JailbreakMe 3.0: How Does It Work?
Early this morning, hacker comex released the third major version of his browser-based jailbreak tool called JailbreakMe. The tool supports the latest firmware 4.3.3 and every available iOS device, including iPad 2 (the first to do so, in fact). Users of JailbreakMe simply point their iOS device mobile-Safari browser to jailbreakme.com and the hack is performed remotely, unlike most other tools that require a software download on your computer, such as PwnageTool and redsn0w. So how does JailbreakMe 3.0 work?
JailbreakMe was first introduced way back in 2007 for iOS 1.1.1. It initially exploited a TIFF rendering vulnerability in Safari, which was quickly patched by Apple in iOS 1.1.2. Version 2.0 used a similar exploit in Adobe PDF rendering in iOS 3 (and was even present in iOS 4 when it was first released) but was again patched by Apple come iOS 4.0.2. Version 3.0 exploits a different vulnerability in the Safari PDF rendering system. Once again, Safari loads a hacked PDF file containing hidden jailbreak code which is then injected into the root file system of your iDevice- all from a regular ol', unsecured HTTP site.
The iPad 2 was notoriously difficult to jailbreak since the A5 chip still has no known bootrom exploits to this day. The JailbreakMe hack is unique in that in order to be browser-based must work completely in userland- meaning jailbreak code must be run in user space and can't be injected directly into the kernel, as other tools that force users to enter DFU mode do. I imagine that can make things a bit more difficult for creator comex in some respects, but also makes the iPad 2 hack possible in the first place.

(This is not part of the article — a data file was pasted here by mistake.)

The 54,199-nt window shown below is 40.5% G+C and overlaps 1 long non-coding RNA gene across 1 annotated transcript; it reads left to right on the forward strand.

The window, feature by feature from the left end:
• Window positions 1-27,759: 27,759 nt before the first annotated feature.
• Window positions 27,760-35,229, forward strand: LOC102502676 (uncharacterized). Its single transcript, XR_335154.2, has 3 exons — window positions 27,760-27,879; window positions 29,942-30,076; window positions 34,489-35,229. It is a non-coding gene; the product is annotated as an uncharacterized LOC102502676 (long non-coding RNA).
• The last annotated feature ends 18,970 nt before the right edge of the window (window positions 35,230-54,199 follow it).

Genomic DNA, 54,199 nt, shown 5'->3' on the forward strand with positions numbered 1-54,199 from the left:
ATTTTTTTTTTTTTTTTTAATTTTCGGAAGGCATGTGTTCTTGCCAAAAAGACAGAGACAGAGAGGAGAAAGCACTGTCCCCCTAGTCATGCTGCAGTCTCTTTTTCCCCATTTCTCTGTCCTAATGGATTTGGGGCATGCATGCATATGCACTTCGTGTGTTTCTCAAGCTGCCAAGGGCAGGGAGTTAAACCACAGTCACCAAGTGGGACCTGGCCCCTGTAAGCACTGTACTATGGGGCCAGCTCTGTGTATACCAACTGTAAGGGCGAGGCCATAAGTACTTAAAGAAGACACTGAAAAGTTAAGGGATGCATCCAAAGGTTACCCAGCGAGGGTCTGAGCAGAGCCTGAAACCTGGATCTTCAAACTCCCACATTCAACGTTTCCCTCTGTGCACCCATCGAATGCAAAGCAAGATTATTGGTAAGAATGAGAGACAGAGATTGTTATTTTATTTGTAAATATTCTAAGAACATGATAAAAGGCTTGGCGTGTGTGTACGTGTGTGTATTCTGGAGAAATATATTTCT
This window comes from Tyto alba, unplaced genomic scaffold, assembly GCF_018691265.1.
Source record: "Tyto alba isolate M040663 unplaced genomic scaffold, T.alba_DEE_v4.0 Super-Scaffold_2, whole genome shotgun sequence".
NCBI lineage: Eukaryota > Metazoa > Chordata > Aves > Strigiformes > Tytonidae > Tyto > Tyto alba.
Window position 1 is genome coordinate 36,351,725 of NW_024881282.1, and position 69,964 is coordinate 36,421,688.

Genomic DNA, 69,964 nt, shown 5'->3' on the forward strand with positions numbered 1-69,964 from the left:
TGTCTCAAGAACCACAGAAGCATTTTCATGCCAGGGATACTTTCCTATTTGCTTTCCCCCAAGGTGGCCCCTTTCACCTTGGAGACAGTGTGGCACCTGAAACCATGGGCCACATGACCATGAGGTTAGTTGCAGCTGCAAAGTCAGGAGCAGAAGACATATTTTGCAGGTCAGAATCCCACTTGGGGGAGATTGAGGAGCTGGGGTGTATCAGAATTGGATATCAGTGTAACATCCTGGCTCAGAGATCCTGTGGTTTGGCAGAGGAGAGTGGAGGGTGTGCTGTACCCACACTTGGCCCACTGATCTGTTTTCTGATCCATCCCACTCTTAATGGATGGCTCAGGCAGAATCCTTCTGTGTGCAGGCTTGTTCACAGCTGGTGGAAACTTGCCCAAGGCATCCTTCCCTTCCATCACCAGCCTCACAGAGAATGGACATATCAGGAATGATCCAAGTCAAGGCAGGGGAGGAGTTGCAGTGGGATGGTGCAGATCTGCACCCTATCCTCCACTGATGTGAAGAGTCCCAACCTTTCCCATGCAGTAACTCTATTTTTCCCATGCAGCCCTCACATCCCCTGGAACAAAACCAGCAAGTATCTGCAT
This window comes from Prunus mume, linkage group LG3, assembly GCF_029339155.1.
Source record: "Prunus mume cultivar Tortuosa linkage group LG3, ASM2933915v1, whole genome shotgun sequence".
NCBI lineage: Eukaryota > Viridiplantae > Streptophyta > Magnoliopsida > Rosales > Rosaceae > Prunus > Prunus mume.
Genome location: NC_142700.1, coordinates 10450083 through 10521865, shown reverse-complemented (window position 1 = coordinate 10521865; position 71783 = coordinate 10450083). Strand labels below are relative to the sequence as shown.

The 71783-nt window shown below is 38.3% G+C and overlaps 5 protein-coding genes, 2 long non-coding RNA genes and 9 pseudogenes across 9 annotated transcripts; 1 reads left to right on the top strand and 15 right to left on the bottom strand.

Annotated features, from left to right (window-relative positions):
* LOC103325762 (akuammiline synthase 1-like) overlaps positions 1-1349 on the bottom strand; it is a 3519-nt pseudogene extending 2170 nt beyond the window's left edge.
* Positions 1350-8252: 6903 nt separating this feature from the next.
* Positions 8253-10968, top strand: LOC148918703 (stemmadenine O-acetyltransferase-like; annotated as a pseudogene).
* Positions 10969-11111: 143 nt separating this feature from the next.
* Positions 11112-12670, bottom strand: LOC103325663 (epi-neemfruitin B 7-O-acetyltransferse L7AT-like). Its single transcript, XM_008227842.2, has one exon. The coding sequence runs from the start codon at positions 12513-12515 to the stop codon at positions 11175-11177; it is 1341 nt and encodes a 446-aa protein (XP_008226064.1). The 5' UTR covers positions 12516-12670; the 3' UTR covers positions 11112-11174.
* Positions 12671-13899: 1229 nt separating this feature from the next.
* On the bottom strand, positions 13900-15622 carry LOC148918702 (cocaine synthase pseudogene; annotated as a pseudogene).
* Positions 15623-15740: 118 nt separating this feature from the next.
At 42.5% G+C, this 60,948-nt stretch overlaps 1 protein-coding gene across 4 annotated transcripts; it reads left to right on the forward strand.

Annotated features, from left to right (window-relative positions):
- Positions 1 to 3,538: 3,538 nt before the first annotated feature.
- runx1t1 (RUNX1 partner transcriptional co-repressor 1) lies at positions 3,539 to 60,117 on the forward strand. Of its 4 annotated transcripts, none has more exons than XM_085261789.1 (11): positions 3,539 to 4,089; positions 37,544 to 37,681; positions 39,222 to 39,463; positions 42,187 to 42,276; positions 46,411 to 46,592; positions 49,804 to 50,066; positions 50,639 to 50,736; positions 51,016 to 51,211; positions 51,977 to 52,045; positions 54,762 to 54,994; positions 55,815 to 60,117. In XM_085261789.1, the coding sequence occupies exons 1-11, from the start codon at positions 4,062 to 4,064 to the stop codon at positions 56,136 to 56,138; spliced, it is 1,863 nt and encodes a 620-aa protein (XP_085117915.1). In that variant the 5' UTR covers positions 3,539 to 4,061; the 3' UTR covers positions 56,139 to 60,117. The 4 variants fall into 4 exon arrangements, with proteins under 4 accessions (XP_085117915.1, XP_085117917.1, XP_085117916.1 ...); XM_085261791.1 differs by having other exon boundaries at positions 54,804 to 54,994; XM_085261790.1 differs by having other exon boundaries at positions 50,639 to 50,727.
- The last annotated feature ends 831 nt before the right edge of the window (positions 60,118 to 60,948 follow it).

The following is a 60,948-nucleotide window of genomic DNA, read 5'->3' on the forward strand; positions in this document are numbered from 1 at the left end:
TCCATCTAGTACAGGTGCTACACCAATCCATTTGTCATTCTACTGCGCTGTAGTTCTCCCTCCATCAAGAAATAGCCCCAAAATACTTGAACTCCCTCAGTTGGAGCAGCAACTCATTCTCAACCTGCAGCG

JailbreakMe is an “untethered” jailbreak, meaning the user does not need to have their device plugged in to their computer while rebooting in order to keep the hack. Users may notice a line of colored pixels or other graphical glitches when rebooting. That’s because once the JailbreakMe hack is installed, it overloads the device framebuffer (i.e. loads itself into video memory) on startup, injecting jailbreak code early in the startup sequence. That graphical glitch is the jailbreak code itself!
I imagine Apple engineers are already working feverishly to patch the security hole- and not just because they aren’t keen on jailbreakers. The exact PDF vulnerability, if it becomes known, could potentially be used by less magnanimous hackers to install malware onto your device. Interestingly, comex has also released a tool called PDF Patcher 2 that allows jailbreakers to patch up the exploit. Locking the door on the way in, so to speak.
Apple is serious when it comes to security, so I imagine we will see a quick fix of the PDF exploit (and thus JailbreakMe) in iOS 4.3.4. Because of this, comex advises JailbreakMe users to save 4.3.3 SHSH blobs with TinyUmbrella if you’d like to keep your device hacked when the next iOS update is released. And as always, remember to sync and backup before jailbreaking!
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Mike Keller is GeekTech’s resident iOS Developer nerd. Catch Diary of a Developer every week here at PCWorld’s GeekTech blog.